Scott G Winterton, Deseret News
FILE - Hundreds yell out as they attend a town hall meeting with Rep. Chris Stewart at West High school in Salt Lake City on Friday, March 31, 2017.

Many Utahns are frustrated with Washington. Lawmakers would do well to work toward solving America’s pressing problems.

The current political climate has given rise to a surge of citizen engagement in the public square, as witnessed by the large crowd attending a town hall meeting recently staged by Utah Rep. Chris Stewart. Though such participation is healthy in the democratic process, the nature of the engagement has often left much to be hoped for in the way of well-reasoned, civil dialogue.

The recent Stewart event, and many others like it, appear to draw people mostly interested in venting their anger. It’s probably good practice, however, to let out frustration in an appropriate way such as participating in a town hall event. But in the political world, shouting at an elected representative and drowning out any response he or she may offer is not persuasive or productive. Citizen engagement should not be an aberration reserved only for when it’s time to vanquish exasperation.

Members of Congress hold town meetings ostensibly to stay in touch with their constituents. Attending such a meeting has rarely been a tough ticket, but the Stewart affair, and a town hall with Rep. Jason Chaffetz weeks before, were jam-packed with hundreds left outside clamoring to get in. It’s a clear sign that activism is afoot, and the conventional wisdom is that it’s triggered by anxiety over the direction the nation may take in a Trump presidency. But to be fair, Democrats too have been pelted at public meetings and some have chosen not to stage town hall events in the coming weeks. Perhaps they recall the sting of having to face waves of agitated tea party activists who similarly took their antipathy to town hall meetings during the early years of the Obama presidency.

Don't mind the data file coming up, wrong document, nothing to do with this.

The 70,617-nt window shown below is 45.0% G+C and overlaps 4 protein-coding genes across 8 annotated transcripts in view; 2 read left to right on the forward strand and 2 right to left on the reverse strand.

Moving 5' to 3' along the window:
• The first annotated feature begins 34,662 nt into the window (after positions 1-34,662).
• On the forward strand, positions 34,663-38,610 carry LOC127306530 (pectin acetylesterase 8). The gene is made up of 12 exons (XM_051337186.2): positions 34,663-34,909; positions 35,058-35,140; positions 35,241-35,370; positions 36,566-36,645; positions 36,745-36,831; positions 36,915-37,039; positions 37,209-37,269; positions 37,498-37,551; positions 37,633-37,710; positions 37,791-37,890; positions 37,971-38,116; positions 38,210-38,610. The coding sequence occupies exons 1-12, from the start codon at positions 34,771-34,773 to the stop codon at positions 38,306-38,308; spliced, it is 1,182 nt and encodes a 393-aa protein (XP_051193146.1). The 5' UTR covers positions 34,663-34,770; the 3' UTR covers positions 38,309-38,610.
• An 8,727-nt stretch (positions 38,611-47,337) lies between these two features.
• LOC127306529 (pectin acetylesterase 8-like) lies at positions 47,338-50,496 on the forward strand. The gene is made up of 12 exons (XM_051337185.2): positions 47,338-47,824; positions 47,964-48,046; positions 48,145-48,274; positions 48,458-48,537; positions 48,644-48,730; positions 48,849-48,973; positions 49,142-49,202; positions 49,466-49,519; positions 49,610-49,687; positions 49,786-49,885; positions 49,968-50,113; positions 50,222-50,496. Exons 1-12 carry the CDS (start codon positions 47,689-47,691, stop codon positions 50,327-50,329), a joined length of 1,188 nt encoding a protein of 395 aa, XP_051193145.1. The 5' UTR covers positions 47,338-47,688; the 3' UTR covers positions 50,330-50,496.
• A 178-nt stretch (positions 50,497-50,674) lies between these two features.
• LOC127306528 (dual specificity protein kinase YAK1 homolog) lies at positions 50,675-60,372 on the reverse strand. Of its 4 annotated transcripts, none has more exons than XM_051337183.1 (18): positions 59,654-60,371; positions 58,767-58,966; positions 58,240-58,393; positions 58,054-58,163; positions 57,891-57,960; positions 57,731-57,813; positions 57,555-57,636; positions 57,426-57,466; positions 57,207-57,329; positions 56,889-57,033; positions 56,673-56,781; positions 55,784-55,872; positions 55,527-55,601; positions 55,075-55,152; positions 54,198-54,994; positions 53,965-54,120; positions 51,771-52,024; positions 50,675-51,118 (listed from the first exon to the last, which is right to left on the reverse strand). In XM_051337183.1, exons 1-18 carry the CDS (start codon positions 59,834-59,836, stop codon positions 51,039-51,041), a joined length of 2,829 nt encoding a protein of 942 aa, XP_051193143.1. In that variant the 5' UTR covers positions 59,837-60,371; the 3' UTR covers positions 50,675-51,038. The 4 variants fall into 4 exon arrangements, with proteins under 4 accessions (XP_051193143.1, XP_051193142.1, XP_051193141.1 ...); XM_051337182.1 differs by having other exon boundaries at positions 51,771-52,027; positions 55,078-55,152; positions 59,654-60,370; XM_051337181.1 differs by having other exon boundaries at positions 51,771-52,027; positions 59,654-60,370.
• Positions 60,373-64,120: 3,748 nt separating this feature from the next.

In both iterations, it’s reasonable to deduce that venting can’t be all about any given politician or the party they belong to. At least in part, it’s also about a general frustration over ineffective governance at a time of sharp partisanship and complex problems. The Senate is playing host to yet another partisan battle over the confirmation of Supreme Court nominee Neil Gorsuch. A common chant at the town hall meetings has been, “Do your job.” Whether that translates into “Investigate Trump,” or “Take down Obamacare” isn’t the most salient question. Rather, the important question is how America can get back to a place where citizens trust government and view their representatives as civil servants rather than foes.

The good news about the raucous town hall confrontations is that people are turning out with passion to exercise their civic duty. Our system of government works best when citizens are engaged, and we would hope that those who choose to get actively involved in the process find the experience rewarding. But that would depend on what comes of it.

When the tone and tenor of the encounters is shrill and uncompromising, better understanding and, as a result, better representation, are unlikely a result. The solution, however, is not less dialogue but more, including more town hall meetings and more civic engagement. Attendees should come with challenging questions. And, enough respect on both sides should be displayed to allow for answers — and followup challenges to those answers in a civil exchange of ideas.